Airlines probe low oxygen-DVT link

Deep vein thrombosis (DVT) on flights may be caused by poor air quality, new research has suggested.

Until now, the potentially-fatal condition was thought to be brought on by sitting still in cramped conditions for long periods.

But research from the World Health Organisation (WHO) published in The Lancet suggests "the low pressure and low oxygen environment during air travel may contribute to the development of DVT in some susceptible individuals".

British Airways said: "We welcome research into deep vein thrombosis. We look forward to reading the paper

 in full. The health and well-being of our passengers remains of paramount importance."

Sir Richard Branson's airline, Virgin Atlantic, said: "Clearly, the research again offers interesting findings but there are conflicting views on just how long-haul flying affects travellers. No conclusions can be drawn and more research needs to be done."

The WHO research involved 71 health volunteers who were tested for possible blood clotting before, during and after an eight-hour flight.

The same volunteers were tested during eight hours of sitting in a cinema and during eight hours of regular activities.

The testers measured the concentrations of markers of clotting activation in blood samples taken from the volunteers.

The Lancet said that "the authors (of the research) found increased concentrations in markers during flight compared to the other two situations".

Professor Frits Rosendaal, of Leiden University Medical Centre in Holland, which carried out the research, said: "Activation of coagulation (clotting) occurs in some individuals after an eight-hour flight, indicating an additional mechanism to immobilisation underlying air travel-related thrombosis."

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Long flights:  Cabin air quality linked to blood clots, says study

Low cabin air pressure and poor oxygenation enhance the risk of deep-vein thrombosis (DVT), a study says, also identifying a minority of people who are the most prone to developing these dangerous blood clots.

DVT occurs when a clot forms in leg veins during periods of sedentary activity. The clot can then migrate to the heart, lung or brain, sometimes days or weeks later, and inflict a heart attack or stroke.

Even though the phenomenon has been known since World War II, it has in recent years become a major issue for the airline industry, through lawsuits in which DVT victims placed the blame on cramped economy seating in long flights.

The airlines retort that DVT can occur long after a flight, which thus makes it impossible to establish a link, and point out that clotting can occur in other forms of sedentary activity, even from sitting and reading a book.

The latest research, published in next Saturday's issue of The Lancet, puts the ball back into the airlines' court, pointing the finger at cabin air quality as a potential risk factor.

A team led by Frits Rosendaal, a professor of clinical epidemiology at Leiden University Hospital in the Netherlands, monitored levels of a key clotting protein called thrombin-antithrombin (TAT) complex among 71 healthy men and women aged 20-39.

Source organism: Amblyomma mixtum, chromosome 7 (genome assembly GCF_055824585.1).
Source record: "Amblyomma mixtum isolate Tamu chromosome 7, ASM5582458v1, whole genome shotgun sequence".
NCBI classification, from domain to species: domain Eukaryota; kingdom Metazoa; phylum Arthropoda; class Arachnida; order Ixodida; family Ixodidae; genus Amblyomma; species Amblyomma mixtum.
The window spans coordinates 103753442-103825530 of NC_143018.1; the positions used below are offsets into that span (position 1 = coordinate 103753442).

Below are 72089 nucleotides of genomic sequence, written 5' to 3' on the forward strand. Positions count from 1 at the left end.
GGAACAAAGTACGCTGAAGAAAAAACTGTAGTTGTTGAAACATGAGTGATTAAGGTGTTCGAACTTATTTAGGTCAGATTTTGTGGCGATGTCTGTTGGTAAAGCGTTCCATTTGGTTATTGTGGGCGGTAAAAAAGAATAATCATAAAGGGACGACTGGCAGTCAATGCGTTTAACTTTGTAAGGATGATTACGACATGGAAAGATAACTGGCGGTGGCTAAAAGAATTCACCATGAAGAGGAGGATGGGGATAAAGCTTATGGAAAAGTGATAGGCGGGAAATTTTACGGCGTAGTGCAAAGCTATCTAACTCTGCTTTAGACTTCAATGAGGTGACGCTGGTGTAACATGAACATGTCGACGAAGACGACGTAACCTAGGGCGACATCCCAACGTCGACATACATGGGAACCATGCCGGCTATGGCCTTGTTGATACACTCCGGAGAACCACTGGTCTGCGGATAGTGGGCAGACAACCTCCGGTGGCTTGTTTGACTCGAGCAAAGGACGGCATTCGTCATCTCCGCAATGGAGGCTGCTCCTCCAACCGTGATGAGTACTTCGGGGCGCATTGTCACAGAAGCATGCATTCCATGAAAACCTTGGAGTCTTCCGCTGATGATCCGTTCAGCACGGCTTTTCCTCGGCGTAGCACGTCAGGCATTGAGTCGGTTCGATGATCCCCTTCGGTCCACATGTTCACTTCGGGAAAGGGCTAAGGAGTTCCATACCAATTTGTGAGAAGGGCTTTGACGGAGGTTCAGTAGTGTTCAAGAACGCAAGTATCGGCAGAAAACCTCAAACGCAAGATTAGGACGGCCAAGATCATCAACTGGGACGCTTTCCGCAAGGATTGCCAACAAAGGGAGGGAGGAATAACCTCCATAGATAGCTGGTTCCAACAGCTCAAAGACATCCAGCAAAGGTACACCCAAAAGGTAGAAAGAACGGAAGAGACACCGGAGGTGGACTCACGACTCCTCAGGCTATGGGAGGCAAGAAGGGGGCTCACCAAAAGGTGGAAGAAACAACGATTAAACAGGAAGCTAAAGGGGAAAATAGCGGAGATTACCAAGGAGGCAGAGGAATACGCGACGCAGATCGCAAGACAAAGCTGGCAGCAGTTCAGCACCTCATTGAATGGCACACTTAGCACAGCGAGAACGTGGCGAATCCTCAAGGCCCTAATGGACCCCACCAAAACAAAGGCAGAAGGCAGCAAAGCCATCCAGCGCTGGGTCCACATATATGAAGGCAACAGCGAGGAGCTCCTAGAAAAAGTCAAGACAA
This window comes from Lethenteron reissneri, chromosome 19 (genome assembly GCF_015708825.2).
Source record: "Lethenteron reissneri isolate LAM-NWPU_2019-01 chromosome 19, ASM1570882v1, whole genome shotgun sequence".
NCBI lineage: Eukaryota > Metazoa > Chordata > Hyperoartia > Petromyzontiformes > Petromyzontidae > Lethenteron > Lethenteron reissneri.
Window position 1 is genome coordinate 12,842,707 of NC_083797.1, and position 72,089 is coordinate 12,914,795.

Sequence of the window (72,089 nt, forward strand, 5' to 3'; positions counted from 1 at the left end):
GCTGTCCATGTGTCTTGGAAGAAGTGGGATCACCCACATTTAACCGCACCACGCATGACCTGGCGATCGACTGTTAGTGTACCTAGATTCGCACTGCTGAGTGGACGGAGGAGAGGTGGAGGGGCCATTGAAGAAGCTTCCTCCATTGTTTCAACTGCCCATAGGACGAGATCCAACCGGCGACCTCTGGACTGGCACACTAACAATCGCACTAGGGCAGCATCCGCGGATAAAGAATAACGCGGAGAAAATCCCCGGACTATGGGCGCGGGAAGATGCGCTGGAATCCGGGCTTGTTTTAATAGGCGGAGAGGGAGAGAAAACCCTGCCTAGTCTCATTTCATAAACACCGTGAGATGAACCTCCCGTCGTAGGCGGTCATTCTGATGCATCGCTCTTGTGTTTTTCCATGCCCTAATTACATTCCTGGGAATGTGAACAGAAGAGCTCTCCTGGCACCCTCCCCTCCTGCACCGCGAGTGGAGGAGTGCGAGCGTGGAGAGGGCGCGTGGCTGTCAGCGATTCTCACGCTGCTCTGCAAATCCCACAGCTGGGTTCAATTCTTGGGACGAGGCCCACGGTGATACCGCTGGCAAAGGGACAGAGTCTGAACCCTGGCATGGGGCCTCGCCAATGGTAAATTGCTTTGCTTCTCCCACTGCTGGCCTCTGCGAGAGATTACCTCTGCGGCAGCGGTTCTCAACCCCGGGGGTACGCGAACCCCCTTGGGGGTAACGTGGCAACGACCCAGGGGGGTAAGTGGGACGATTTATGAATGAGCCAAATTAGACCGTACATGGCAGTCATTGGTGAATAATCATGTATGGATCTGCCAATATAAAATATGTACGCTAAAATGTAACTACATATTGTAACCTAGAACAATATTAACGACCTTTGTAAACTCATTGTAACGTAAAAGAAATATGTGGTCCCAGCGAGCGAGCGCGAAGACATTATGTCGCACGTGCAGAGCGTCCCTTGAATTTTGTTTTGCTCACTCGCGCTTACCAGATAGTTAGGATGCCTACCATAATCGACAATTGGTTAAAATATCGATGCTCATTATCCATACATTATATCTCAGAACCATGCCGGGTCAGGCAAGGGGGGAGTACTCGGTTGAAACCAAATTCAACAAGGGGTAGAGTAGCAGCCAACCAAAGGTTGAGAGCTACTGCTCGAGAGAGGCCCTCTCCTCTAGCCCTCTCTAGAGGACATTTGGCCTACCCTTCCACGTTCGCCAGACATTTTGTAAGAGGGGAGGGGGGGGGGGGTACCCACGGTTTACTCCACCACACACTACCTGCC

Forty percent of the guinea pigs were selected as they took the birth control pill and/or had a gene varation called factor V Leiden, both of which are known to greatly increase blood clotting.

The volunteers were taken onboard a specially-chartered Boeing 757 for a non-stop eight-hour flight, which cruised at at around 11,000 metres (35,750

feet) with a cabin pressure that corresponded to an altitude of 1,800-2,100 metres (2,600-6,825 feet).

Blood samples were taken before, during and after the flight.

A couple of weeks later, the same group underwent the same tests, but this time at a movie marathon, watching comedy and action films for eight hours.

They were not allowed to drink alcohol, take aspirin or wear elastic stockings during the flight or the movies, and were asked to remain seated as much as possible.

The group was monitored for the final time during eight hours of regular daily activity.

After the flight, the concentration of TAT complex rose by 30.1 percent on average across the group. It fell by 2.1

 percent after the cinema, and by7.9 percent after the "daily life" experiment.

The post-flight rise was overwhelmingly concentrated in just 11 of the 71 individuals, especially those who took oral contraceptives and also had factor V Leiden.

The findings suggest that "flight-associated factors" are the cause behind increased clot formation after a long trip, say the team.

They put the ring of suspicion around hypobaric hypoxia -- a combination of low cabin pressure and a low oxygen level compared with terrestrial air conditions.

The data also provide a useful pointer for medical help to those most at risk.

There already exists an array of simple techniques or over-the-counter drugs for combatting DVT.

These include cutting out alcohol on a flight, stretching one's legs, taking an aspirin and wearing compressive stockings that improve blood circulation.

There is also a powerful anti-clotting prescription drug called heparin.

This medication has side-effects, which means it should be targeted at those most at risk, such as women on the Pill and with factor V Leiden, cancer patients and recent surgery patients, said Hans Stricker, a doctor at the Charity Hospital in Locarno, Switzerland, in a commentary.

Previous studies have found a two-to-fourfold risk of DVT after air travel, while a study in 2003 estimated that DVT may occur among one in every 100 frequent long-haul air travellers, in business class as well as economy.

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